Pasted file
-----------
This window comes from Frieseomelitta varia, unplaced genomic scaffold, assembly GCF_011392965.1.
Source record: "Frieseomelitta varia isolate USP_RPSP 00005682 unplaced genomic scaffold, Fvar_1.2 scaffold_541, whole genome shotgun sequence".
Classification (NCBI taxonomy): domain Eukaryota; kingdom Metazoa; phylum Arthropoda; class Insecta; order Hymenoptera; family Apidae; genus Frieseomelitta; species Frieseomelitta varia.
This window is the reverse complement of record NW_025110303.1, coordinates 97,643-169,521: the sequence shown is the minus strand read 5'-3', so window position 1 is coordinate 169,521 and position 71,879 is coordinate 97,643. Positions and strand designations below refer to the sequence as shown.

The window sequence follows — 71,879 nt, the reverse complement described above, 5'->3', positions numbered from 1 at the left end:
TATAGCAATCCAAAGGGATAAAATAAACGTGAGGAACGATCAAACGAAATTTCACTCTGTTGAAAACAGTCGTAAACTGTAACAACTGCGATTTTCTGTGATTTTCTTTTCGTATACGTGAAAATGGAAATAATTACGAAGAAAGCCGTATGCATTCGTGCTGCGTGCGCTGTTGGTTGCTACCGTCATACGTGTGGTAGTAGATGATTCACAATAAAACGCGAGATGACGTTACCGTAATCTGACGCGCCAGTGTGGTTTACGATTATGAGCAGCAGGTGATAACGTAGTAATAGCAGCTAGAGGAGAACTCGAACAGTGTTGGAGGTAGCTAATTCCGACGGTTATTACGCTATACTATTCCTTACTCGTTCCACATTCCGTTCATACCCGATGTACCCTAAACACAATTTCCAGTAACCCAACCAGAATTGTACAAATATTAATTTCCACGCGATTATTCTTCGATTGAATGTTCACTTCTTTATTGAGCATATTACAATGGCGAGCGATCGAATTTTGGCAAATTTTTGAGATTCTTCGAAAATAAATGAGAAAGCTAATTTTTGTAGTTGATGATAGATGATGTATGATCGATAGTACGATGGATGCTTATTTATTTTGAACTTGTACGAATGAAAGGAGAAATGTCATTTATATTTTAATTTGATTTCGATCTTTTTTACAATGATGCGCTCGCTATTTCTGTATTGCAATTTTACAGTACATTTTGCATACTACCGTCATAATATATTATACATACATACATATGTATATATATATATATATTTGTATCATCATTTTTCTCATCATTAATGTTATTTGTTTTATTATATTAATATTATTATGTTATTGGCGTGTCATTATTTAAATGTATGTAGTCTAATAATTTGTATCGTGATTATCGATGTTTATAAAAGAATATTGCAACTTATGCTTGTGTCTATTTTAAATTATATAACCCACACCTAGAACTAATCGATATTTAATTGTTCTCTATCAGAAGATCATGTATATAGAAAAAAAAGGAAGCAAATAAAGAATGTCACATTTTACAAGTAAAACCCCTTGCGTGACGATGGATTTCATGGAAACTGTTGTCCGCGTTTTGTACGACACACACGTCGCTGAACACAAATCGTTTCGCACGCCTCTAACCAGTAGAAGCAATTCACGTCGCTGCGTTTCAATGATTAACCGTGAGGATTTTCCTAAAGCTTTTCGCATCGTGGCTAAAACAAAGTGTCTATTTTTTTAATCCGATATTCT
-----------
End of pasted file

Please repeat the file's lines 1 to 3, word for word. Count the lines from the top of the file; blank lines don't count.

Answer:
This window comes from Frieseomelitta varia, unplaced genomic scaffold, assembly GCF_011392965.1.
Source record: "Frieseomelitta varia isolate USP_RPSP 00005682 unplaced genomic scaffold, Fvar_1.2 scaffold_541, whole genome shotgun sequence".
Classification (NCBI taxonomy): domain Eukaryota; kingdom Metazoa; phylum Arthropoda; class Insecta; order Hymenoptera; family Apidae; genus Frieseomelitta; species Frieseomelitta varia.